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Housing Crisis by the Numbers: Trends and Disparities in Housing Insecurity Before and During the Pandemic

WASHINGTON - Absent a massive increase in direct financial assistance to struggling renters and homeowners, the findings of a new analysis by the Center for Economic and Policy Research (CEPR), released today, suggest that millions of strapped renters and homeowners will go deeper into debt, face more hardship and insecurity, and ultimately lose or be evicted from their homes.  

Nearly one-in-three renters experienced housing insecurity, on average, each week from late April 2020 through July 2020. Among homeowners, about one-in-six were housing insecure during this period. 

Hispanic and Black renters have seen particularly large increases in housing insecurity, with roughly 45 percent of renters in both groups reporting housing insecurity during the pandemic. Compared to 2019, that’s an increase of about 13 percentage points for Hispanic renters and 8 percentage points for Black renters. 

Roughly 44 to 45 percent of Hispanic and Black households with children were housing insecure each week between April and July 2020, and the racial and ethnic gaps in housing insecurity were wider than at any point from 2017 to 2019. 

“Housing insecurity existed before the pandemic, but it is quickly pushing it into a crisis” notes Yixia Cai, CEPR economist and co-author. “Prior to the pandemic, nearly 48 percent of households were overburdened by the cost of rent, including about 10.9 million households who spend over half of their income on housing.” 

This analysis shows the increase in housing insecurity today, particularly among renters, than before the pandemic. Hispanic renters have seen the largest upward surge in housing insecurity since last year, followed by Black renters. The pandemic has erased the mildly declining patterns of housing deprivation among households with children over the past three years, and widened the disparities across racial and ethnic groups since 2017.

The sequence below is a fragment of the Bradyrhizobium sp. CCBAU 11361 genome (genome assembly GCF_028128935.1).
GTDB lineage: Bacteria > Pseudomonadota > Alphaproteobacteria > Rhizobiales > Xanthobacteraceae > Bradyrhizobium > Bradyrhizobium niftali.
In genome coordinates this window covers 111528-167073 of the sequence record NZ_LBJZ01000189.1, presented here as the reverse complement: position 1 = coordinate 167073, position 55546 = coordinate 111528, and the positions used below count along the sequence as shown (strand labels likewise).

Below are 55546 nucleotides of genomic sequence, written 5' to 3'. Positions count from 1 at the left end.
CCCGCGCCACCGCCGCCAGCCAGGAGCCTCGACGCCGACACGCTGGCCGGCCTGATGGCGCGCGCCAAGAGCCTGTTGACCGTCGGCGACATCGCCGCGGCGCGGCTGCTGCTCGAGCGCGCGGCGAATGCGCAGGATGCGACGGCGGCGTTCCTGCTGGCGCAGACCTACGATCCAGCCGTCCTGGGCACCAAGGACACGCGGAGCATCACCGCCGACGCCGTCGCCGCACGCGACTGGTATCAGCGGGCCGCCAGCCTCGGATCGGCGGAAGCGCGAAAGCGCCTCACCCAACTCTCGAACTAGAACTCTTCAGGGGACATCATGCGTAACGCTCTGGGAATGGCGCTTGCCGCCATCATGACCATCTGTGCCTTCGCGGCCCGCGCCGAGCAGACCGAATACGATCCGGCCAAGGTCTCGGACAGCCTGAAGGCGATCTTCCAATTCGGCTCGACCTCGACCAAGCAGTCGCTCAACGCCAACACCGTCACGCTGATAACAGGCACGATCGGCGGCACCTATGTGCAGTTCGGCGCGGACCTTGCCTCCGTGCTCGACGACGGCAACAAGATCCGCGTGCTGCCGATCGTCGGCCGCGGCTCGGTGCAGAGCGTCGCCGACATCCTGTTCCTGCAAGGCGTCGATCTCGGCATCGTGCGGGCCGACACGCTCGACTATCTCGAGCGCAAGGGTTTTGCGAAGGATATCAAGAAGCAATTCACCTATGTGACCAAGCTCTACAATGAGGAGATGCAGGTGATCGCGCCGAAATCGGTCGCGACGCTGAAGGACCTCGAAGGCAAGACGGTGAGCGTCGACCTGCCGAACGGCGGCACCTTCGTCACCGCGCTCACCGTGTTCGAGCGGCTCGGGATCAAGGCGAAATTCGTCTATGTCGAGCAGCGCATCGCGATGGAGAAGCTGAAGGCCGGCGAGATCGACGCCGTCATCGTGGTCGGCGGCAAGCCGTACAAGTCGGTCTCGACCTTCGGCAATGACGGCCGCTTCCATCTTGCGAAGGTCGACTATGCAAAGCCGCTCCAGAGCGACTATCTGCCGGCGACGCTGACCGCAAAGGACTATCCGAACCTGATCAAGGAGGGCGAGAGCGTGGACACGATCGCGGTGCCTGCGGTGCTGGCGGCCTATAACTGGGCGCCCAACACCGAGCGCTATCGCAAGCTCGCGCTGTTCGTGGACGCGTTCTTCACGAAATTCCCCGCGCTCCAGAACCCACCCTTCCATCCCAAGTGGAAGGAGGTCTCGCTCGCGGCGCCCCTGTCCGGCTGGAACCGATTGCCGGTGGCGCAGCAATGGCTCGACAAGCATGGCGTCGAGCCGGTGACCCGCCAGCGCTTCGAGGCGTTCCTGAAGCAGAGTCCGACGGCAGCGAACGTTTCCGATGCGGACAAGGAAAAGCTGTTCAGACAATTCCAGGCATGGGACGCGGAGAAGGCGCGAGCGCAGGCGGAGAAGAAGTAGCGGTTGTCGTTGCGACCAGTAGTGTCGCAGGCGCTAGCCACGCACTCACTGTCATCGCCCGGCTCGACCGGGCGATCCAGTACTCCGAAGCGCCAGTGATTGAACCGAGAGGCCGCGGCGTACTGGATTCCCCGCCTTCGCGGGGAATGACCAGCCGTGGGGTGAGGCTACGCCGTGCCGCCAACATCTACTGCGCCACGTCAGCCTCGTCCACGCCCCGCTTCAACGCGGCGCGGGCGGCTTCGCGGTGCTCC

“This makes it particularly important that pandemic relief legislation include a large increase in direct financial assistance to low- and middle-income renters and homeowners who have deferred or missed past housing payments,” explains co-author Shawn Fremstad. “Those are the households that will be unable to make housing payments in the months ahead.”

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The Center for Economic and Policy Research (CEPR) was established in 1999 to promote democratic debate on the most important economic and social issues that affect people's lives. In order for citizens to effectively exercise their voices in a democracy, they should be informed about the problems and choices that they face. CEPR is committed to presenting issues in an accurate and understandable manner, so that the public is better prepared to choose among the various policy options.

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